Holiday Retail 2020: Predictions and Demand-driven Strategies with the Parker Avery Group

Aqilah Zailan
Aqilah Zailan
September 28, 2020
August 13, 2021
Holiday Retail 2020: Predictions and Demand-driven Strategies with the Parker Avery Group

This year’s holiday retail will be unlike any the industry has ever experienced. As the biggest annual shopping period, the holiday season accounts for 20% of retail sales each year. But for this year, after a tumultuous period of economic downturn, a boost in consumer spending is highly anticipated. 

That said, retailers have to exercise caution in approaching this season as consumer demand remains volatile.

We recently hosted a webinar in collaboration with The Parker Avery Group, a leading retail and consumer goods consulting firm in the US. 

Retail expert Joe Skorupa was joined by The Parker Avery Group president and managing partner Clay Parnell, as well as Chief Analytics Officer and managing partner Sam Iosevich. Rounding off the panel was Kendrick Wong, CEO of Omnilytics. 

Uniquely qualified to discuss holiday retail and make recommendations, the panellists covered:

  • What to expect for holiday retail
  • Key omnichannel capabilities and investments
  • Demand-driven strategies
  • The role of data in understanding consumer behaviour

Here are the key highlights from the webinar to help brands and retailers weather this challenging period:

Predictions for Holiday Retail

While the equity market is showing signs of recovery, most are still in recession. Unemployment, depleting savings and discretionary incomes will see consumers spending conservatively, especially for non-essential categories. 

Consumers are prioritising safety, and the doorbuster sales of Black Friday are unconducive to social distancing. Retailers will be amplifying safe shopping measures for the consumers’ convenience and safety. 

However, expect to see the highest volume of online shopping in history over the next few months as consumers are still hesitant to leave their homes.

Shipping services FedEx and UPS have been vocal of the struggles to keep up with the rise of e-commerce during this pandemic. Delivery networks are bracing for impact in anticipation of the holiday season.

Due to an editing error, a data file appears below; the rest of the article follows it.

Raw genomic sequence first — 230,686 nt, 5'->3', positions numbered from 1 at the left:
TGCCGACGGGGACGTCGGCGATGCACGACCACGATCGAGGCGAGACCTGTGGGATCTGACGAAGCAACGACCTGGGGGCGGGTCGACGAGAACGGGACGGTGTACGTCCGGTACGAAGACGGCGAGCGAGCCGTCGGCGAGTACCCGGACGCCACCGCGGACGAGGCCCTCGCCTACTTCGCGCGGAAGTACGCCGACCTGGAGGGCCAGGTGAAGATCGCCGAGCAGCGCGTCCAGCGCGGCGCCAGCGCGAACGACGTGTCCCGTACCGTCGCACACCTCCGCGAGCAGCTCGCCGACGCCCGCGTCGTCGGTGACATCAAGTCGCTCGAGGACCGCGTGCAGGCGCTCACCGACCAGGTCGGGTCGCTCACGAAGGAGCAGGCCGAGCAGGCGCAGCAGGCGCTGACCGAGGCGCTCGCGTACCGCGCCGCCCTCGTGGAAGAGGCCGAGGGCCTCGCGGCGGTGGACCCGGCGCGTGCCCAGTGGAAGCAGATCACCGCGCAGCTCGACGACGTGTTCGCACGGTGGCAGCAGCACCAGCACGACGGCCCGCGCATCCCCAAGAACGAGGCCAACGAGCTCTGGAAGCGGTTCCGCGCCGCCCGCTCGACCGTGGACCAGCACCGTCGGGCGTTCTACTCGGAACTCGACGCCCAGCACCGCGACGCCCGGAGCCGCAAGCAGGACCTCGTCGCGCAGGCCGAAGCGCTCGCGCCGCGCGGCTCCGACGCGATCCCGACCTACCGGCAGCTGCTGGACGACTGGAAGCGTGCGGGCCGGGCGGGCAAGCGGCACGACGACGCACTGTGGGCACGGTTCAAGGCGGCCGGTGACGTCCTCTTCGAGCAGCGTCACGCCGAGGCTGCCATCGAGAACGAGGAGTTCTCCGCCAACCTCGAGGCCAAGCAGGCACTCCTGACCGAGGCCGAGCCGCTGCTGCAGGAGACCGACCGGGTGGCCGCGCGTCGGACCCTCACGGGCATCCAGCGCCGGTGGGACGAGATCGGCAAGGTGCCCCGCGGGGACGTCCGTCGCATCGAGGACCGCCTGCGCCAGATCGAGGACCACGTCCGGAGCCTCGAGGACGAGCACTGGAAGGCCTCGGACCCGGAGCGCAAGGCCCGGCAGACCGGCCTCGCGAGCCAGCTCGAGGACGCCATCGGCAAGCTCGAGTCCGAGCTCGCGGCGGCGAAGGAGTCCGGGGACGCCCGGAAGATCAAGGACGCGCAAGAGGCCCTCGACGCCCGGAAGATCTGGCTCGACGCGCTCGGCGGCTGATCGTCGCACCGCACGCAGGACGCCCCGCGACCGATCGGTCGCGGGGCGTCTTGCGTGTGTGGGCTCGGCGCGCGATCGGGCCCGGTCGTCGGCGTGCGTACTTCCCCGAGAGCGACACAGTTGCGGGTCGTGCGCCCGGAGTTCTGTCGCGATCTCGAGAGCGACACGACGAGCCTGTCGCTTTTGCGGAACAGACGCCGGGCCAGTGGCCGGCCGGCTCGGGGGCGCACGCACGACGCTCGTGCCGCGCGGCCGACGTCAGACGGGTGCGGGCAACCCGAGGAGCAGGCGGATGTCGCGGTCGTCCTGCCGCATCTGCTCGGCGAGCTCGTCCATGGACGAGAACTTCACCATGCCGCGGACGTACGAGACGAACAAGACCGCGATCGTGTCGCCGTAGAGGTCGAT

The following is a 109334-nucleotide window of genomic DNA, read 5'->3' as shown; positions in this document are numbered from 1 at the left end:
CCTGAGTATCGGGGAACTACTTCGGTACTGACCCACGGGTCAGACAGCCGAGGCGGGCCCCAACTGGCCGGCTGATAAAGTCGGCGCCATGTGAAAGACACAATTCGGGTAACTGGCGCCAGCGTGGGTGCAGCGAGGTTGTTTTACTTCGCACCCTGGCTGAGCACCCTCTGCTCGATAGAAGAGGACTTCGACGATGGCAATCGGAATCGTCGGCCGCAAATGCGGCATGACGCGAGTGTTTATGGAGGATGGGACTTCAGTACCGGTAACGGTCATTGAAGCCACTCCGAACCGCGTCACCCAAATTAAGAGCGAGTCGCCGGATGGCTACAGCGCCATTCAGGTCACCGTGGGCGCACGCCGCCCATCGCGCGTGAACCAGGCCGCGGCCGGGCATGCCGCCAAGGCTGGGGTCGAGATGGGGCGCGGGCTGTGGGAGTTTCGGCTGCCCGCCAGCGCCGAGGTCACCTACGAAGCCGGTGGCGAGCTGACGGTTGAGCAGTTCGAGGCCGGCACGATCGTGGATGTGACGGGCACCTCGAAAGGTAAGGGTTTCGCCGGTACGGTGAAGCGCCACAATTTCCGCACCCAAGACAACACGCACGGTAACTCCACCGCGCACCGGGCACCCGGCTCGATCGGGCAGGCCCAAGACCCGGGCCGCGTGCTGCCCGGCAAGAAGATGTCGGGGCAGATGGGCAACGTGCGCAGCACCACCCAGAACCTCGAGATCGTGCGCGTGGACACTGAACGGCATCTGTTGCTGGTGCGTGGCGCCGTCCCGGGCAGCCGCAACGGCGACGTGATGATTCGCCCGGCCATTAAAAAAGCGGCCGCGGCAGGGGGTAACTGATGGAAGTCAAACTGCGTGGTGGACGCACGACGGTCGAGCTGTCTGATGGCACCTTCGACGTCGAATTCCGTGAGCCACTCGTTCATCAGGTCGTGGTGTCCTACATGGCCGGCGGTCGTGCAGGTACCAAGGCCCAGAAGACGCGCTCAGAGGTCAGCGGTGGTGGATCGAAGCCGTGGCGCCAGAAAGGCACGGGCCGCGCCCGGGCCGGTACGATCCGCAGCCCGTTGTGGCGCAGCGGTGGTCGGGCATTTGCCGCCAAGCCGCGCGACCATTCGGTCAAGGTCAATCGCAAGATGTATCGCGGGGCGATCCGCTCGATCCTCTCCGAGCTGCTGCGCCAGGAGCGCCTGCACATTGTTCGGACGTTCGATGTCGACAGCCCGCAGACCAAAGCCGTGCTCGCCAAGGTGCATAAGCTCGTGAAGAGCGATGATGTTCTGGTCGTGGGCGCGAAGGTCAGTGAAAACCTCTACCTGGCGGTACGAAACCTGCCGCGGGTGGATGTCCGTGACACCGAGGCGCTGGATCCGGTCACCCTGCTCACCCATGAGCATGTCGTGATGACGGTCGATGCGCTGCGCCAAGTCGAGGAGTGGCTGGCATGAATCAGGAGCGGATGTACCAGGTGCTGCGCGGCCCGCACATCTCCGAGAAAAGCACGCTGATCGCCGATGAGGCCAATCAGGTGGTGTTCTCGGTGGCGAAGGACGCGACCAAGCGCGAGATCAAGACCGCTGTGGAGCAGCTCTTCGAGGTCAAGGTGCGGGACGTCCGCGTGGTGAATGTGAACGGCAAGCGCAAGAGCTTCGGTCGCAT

To not overwhelm e-commerce management and fulfilment operations, the holiday promotional period will likely kick off much sooner than usual. Retailers are looking at managing inventory and promotions for an extended period of time this year.

The painful lessons of spring will be fresh in the minds of retailers, who will want to avoid another inventory crisis. Therefore, the general consensus is a reduction in inventory levels to minimise overstocking risk. With smaller intakes, flexibility and demand fulfilment is top of mind for brands and retailers.

Historical sales data is not going to help here. The situation this year is too different from last year for historical data to be useful. - Sam Iosevich

Brand and retailers have no control over economic pressure and social safety disruptions but a lot can be done in inventory management with greater market visibility and a strong grasp on demand.

Key Omnichannel Capabilities

Omnichannel capabilities face the ultimate test in the final quarter. On a positive note, retailers are not diving into the deep end as the role of the store has evolved beyond traditional shopping in Covid-19. 

Curbside shopping, click and collect, parking lot returns management and other scrappy omnichannel solutions will be scaled to ensure safety and swift operations.

Consumers want experience, but that experience has to include safety and convenience along with engagement. - Clay Parnell

Omnichannel requires a strong collaboration of key functional areas – storage, supply chain, fulfilment, buying and more that retailers must fine-tune to meet consumer expectations. 

Brands and retailers can utilise omnichannel to adjust in-store options and depth with e-commerce insights. 

At a time when margins are critical, every product should be viewed on its own merits to increase profit. With e-commerce insights, dynamic pricing and smart discounting can be applied to bestsellers in-store, fully maximising their potential.